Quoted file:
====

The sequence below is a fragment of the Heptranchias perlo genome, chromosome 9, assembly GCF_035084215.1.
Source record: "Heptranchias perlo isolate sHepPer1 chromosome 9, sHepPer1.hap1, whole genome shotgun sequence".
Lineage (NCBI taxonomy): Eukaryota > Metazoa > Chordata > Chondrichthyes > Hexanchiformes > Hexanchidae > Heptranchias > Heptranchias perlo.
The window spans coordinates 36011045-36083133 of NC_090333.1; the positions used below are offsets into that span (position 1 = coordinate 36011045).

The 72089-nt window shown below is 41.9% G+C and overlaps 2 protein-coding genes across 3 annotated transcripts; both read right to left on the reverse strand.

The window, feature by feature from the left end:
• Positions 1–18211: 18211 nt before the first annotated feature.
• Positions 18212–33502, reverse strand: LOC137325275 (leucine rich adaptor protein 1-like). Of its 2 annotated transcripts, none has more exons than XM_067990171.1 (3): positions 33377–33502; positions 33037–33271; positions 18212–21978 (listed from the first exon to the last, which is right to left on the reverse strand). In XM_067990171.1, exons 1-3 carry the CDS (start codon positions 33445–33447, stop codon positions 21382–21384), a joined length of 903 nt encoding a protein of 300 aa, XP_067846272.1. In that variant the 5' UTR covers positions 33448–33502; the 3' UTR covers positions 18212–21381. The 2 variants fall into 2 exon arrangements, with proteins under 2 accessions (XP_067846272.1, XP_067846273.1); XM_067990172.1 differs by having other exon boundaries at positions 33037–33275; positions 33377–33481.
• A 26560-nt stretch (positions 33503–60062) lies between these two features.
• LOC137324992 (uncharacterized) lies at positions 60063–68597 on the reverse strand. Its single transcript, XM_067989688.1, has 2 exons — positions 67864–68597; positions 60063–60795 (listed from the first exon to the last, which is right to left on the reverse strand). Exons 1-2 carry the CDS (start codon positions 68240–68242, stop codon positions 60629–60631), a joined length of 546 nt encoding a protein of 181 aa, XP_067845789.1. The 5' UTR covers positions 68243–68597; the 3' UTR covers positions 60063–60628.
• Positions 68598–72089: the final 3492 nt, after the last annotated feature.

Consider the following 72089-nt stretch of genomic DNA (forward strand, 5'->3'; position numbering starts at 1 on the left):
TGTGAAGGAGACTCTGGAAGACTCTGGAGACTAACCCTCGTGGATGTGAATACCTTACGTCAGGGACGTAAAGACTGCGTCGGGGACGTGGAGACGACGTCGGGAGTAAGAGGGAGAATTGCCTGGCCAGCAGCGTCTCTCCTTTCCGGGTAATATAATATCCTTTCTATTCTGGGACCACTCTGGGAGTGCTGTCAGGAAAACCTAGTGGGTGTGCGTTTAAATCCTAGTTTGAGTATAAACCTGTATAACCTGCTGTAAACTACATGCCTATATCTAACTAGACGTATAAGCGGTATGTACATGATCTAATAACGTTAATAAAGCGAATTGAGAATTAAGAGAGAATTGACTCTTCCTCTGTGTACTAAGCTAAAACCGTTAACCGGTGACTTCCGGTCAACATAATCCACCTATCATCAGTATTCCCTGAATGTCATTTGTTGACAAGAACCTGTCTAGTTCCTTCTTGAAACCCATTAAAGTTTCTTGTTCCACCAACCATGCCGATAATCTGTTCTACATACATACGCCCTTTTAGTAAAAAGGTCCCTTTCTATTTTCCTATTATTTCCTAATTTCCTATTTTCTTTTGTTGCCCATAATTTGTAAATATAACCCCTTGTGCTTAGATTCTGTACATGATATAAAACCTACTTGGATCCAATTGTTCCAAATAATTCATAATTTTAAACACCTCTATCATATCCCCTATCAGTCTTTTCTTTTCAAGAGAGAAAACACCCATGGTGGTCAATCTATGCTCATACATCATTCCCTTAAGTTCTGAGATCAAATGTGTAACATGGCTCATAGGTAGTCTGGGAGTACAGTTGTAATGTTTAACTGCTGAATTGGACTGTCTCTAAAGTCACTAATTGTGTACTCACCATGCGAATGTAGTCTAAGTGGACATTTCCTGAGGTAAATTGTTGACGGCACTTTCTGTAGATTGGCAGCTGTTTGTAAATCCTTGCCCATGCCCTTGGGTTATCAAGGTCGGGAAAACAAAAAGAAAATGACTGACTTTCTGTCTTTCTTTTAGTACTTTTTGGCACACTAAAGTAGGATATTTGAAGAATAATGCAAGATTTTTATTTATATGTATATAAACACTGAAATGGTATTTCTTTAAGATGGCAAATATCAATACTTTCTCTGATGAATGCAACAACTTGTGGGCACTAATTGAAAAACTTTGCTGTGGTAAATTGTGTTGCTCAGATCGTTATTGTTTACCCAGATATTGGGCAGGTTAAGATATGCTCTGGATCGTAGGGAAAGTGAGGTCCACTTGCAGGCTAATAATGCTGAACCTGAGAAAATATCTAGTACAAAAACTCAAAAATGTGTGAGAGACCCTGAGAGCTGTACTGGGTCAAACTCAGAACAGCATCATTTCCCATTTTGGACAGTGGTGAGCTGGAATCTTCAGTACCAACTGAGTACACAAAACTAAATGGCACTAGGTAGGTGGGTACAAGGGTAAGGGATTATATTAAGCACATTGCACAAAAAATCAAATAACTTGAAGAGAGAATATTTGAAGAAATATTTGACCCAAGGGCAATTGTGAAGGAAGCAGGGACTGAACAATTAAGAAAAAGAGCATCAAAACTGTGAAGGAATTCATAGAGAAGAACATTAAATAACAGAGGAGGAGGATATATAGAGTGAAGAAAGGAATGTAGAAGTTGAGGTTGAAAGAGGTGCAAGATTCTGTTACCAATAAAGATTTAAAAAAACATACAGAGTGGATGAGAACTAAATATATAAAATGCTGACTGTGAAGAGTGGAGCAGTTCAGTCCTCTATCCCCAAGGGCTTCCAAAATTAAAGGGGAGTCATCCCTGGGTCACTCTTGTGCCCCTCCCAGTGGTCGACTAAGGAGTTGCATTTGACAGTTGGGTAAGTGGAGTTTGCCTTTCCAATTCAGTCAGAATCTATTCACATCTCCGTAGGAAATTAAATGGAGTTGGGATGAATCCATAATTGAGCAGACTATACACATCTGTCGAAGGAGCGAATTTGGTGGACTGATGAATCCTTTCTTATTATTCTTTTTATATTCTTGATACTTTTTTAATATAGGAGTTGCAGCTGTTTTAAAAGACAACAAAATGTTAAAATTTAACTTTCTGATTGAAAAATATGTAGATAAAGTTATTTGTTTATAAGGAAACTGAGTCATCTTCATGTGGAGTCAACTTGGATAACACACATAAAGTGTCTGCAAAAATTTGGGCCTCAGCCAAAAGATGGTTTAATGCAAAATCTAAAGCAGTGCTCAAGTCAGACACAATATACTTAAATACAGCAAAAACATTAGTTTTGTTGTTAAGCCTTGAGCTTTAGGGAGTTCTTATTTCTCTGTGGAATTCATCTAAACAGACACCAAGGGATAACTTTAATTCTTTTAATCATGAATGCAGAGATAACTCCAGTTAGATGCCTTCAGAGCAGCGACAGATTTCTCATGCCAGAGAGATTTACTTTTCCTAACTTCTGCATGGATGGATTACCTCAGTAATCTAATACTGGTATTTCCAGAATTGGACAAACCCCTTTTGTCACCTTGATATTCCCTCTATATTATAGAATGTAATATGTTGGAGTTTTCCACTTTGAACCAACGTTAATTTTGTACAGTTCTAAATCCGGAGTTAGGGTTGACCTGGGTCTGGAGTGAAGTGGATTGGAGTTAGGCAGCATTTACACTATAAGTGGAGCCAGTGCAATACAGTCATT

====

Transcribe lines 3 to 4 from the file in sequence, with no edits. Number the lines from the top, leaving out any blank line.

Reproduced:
Lineage (NCBI taxonomy): Eukaryota > Metazoa > Chordata > Chondrichthyes > Hexanchiformes > Hexanchidae > Heptranchias > Heptranchias perlo.
The window spans coordinates 36011045-36083133 of NC_090333.1; the positions used below are offsets into that span (position 1 = coordinate 36011045).